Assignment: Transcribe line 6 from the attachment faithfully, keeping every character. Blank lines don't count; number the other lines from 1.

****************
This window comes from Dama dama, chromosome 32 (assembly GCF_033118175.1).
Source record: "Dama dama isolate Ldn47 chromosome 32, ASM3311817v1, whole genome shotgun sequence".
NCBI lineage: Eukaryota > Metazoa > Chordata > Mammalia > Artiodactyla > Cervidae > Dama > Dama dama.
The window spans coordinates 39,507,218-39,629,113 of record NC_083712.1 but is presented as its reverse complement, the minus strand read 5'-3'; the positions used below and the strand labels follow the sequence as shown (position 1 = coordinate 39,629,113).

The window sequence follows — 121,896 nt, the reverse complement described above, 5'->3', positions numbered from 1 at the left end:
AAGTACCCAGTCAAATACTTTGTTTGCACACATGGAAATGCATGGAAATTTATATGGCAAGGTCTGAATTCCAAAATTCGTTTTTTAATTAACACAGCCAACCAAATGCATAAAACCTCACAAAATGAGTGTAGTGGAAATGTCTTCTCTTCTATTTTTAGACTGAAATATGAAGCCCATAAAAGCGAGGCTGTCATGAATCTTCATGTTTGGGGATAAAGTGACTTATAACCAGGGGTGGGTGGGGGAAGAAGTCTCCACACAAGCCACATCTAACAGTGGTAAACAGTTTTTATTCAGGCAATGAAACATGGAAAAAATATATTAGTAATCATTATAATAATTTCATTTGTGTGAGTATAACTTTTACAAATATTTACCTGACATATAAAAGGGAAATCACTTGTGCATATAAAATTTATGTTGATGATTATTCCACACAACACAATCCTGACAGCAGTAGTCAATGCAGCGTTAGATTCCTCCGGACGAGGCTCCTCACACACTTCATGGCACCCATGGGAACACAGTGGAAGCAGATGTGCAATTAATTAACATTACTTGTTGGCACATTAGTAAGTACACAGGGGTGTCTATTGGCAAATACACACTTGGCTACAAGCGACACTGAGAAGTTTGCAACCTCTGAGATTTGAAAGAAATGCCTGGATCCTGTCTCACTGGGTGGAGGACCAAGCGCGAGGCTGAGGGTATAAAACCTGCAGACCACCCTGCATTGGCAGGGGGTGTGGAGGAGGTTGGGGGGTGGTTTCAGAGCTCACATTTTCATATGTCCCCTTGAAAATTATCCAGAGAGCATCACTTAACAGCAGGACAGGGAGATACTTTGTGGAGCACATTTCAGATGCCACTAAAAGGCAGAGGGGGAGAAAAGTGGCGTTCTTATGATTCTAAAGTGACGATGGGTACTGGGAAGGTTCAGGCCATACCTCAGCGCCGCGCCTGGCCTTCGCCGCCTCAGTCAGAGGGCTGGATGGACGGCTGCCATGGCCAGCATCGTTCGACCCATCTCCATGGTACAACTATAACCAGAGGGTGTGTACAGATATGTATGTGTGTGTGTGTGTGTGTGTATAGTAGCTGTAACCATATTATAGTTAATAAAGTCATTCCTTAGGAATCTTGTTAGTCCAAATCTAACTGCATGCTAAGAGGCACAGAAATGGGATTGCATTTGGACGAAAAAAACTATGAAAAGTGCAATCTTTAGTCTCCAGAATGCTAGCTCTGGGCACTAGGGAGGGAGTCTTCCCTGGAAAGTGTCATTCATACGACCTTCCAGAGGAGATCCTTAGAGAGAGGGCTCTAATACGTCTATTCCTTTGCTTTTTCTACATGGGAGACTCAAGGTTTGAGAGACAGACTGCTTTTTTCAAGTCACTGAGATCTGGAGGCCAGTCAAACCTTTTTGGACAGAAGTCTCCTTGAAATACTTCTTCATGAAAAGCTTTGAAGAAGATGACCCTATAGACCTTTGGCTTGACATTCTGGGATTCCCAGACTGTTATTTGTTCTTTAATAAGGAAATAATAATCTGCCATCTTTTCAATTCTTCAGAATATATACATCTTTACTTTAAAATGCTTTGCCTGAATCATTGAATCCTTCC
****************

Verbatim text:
AAGTACCCAGTCAAATACTTTGTTTGCACACATGGAAATGCATGGAAATTTATATGGCAAGGTCTGAATTCCAAAATTCGTTTTTTAATTAACACAGCCAACCAAATGCATAAAACCTCACAAAATGAGTGTAGTGGAAATGTCTTCTCTTCTATTTTTAGACTGAAATATGAAGCCCATAAAAGCGAGGCTGTCATGAATCTTCATGTTTGGGGATAAAGTGACTTATAACCAGGGGTGGGTGGGGGAAGAAGTCTCCACACAAGCCACATCTAACAGTGGTAAACAGTTTTTATTCAGGCAATGAAACATGGAAAAAATATATTAGTAATCATTATAATAATTTCATTTGTGTGAGTATAACTTTTACAAATATTTACCTGACATATAAAAGGGAAATCACTTGTGCATATAAAATTTATGTTGATGATTATTCCACACAACACAATCCTGACAGCAGTAGTCAATGCAGCGTTAGATTCCTCCGGACGAGGCTCCTCACACACTTCATGGCACCCATGGGAACACAGTGGAAGCAGATGTGCAATTAATTAACATTACTTGTTGGCACATTAGTAAGTACACAGGGGTGTCTATTGGCAAATACACACTTGGCTACAAGCGACACTGAGAAGTTTGCAACCTCTGAGATTTGAAAGAAATGCCTGGATCCTGTCTCACTGGGTGGAGGACCAAGCGCGAGGCTGAGGGTATAAAACCTGCAGACCACCCTGCATTGGCAGGGGGTGTGGAGGAGGTTGGGGGGTGGTTTCAGAGCTCACATTTTCATATGTCCCCTTGAAAATTATCCAGAGAGCATCACTTAACAGCAGGACAGGGAGATACTTTGTGGAGCACATTTCAGATGCCACTAAAAGGCAGAGGGGGAGAAAAGTGGCGTTCTTATGATTCTAAAGTGACGATGGGTACTGGGAAGGTTCAGGCCATACCTCAGCGCCGCGCCTGGCCTTCGCCGCCTCAGTCAGAGGGCTGGATGGACGGCTGCCATGGCCAGCATCGTTCGACCCATCTCCATGGTACAACTATAACCAGAGGGTGTGTACAGATATGTATGTGTGTGTGTGTGTGTGTGTATAGTAGCTGTAACCATATTATAGTTAATAAAGTCATTCCTTAGGAATCTTGTTAGTCCAAATCTAACTGCATGCTAAGAGGCACAGAAATGGGATTGCATTTGGACGAAAAAAACTATGAAAAGTGCAATCTTTAGTCTCCAGAATGCTAGCTCTGGGCACTAGGGAGGGAGTCTTCCCTGGAAAGTGTCATTCATACGACCTTCCAGAGGAGATCCTTAGAGAGAGGGCTCTAATACGTCTATTCCTTTGCTTTTTCTACATGGGAGACTCAAGGTTTGAGAGACAGACTGCTTTTTTCAAGTCACTGAGATCTGGAGGCCAGTCAAACCTTTTTGGACAGAAGTCTCCTTGAAATACTTCTTCATGAAAAGCTTTGAAGAAGATGACCCTATAGACCTTTGGCTTGACATTCTGGGATTCCCAGACTGTTATTTGTTCTTTAATAAGGAAATAATAATCTGCCATCTTTTCAATTCTTCAGAATATATACATCTTTACTTTAAAATGCTTTGCCTGAATCATTGAATCCTTCC